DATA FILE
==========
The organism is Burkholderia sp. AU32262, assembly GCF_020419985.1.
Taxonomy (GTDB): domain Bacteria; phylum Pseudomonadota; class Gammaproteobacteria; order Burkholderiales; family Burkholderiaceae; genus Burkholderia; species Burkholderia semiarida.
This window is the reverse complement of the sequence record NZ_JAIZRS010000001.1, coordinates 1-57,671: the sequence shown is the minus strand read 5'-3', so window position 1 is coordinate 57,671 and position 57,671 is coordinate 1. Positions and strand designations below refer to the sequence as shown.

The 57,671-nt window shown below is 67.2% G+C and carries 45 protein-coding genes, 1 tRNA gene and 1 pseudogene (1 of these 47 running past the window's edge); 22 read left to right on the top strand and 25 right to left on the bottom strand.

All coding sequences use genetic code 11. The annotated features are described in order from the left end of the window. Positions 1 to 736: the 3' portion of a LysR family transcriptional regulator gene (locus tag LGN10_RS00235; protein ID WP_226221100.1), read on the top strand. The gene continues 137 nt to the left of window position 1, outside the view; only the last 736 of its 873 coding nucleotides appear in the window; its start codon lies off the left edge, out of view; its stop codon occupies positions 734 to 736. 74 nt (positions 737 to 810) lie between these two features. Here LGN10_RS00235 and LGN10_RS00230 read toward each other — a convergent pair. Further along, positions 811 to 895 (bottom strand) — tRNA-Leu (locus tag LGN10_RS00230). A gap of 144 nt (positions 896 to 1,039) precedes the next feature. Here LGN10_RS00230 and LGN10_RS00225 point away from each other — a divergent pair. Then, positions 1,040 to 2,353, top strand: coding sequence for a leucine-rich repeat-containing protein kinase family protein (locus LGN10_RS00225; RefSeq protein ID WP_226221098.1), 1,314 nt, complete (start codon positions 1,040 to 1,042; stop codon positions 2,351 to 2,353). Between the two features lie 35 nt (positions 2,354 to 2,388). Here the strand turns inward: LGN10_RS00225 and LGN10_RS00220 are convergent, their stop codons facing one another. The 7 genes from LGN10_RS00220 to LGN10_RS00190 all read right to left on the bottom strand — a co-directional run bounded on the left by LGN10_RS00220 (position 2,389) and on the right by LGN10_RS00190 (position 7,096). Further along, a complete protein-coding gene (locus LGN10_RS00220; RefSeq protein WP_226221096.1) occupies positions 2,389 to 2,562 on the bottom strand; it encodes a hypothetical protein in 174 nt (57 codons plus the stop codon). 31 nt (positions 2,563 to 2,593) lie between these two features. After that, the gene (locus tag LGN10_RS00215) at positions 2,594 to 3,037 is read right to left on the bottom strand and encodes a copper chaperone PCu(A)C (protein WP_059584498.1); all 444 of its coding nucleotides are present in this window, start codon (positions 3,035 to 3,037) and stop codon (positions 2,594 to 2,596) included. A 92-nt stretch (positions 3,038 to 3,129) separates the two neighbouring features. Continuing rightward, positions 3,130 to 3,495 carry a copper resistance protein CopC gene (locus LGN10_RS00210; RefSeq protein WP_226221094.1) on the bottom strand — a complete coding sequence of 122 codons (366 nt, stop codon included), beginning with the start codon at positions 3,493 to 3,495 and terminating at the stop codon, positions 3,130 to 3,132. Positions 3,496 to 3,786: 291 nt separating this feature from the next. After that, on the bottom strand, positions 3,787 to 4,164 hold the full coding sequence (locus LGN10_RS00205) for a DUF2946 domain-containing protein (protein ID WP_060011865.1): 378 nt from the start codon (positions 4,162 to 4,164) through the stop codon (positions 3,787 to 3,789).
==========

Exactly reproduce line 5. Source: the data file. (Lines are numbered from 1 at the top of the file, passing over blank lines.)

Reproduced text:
All coding sequences use genetic code 11. The annotated features are described in order from the left end of the window. Positions 1 to 736: the 3' portion of a LysR family transcriptional regulator gene (locus tag LGN10_RS00235; protein ID WP_226221100.1), read on the top strand. The gene continues 137 nt to the left of window position 1, outside the view; only the last 736 of its 873 coding nucleotides appear in the window; its start codon lies off the left edge, out of view; its stop codon occupies positions 734 to 736. 74 nt (positions 737 to 810) lie between these two features. Here LGN10_RS00235 and LGN10_RS00230 read toward each other — a convergent pair. Further along, positions 811 to 895 (bottom strand) — tRNA-Leu (locus tag LGN10_RS00230). A gap of 144 nt (positions 896 to 1,039) precedes the next feature. Here LGN10_RS00230 and LGN10_RS00225 point away from each other — a divergent pair. Then, positions 1,040 to 2,353, top strand: coding sequence for a leucine-rich repeat-containing protein kinase family protein (locus LGN10_RS00225; RefSeq protein ID WP_226221098.1), 1,314 nt, complete (start codon positions 1,040 to 1,042; stop codon positions 2,351 to 2,353). Between the two features lie 35 nt (positions 2,354 to 2,388). Here the strand turns inward: LGN10_RS00225 and LGN10_RS00220 are convergent, their stop codons facing one another. The 7 genes from LGN10_RS00220 to LGN10_RS00190 all read right to left on the bottom strand — a co-directional run bounded on the left by LGN10_RS00220 (position 2,389) and on the right by LGN10_RS00190 (position 7,096). Further along, a complete protein-coding gene (locus LGN10_RS00220; RefSeq protein WP_226221096.1) occupies positions 2,389 to 2,562 on the bottom strand; it encodes a hypothetical protein in 174 nt (57 codons plus the stop codon). 31 nt (positions 2,563 to 2,593) lie between these two features. After that, the gene (locus tag LGN10_RS00215) at positions 2,594 to 3,037 is read right to left on the bottom strand and encodes a copper chaperone PCu(A)C (protein WP_059584498.1); all 444 of its coding nucleotides are present in this window, start codon (positions 3,035 to 3,037) and stop codon (positions 2,594 to 2,596) included. A 92-nt stretch (positions 3,038 to 3,129) separates the two neighbouring features. Continuing rightward, positions 3,130 to 3,495 carry a copper resistance protein CopC gene (locus LGN10_RS00210; RefSeq protein WP_226221094.1) on the bottom strand — a complete coding sequence of 122 codons (366 nt, stop codon included), beginning with the start codon at positions 3,493 to 3,495 and terminating at the stop codon, positions 3,130 to 3,132. Positions 3,496 to 3,786: 291 nt separating this feature from the next. After that, on the bottom strand, positions 3,787 to 4,164 hold the full coding sequence (locus LGN10_RS00205) for a DUF2946 domain-containing protein (protein ID WP_060011865.1): 378 nt from the start codon (positions 4,162 to 4,164) through the stop codon (positions 3,787 to 3,789).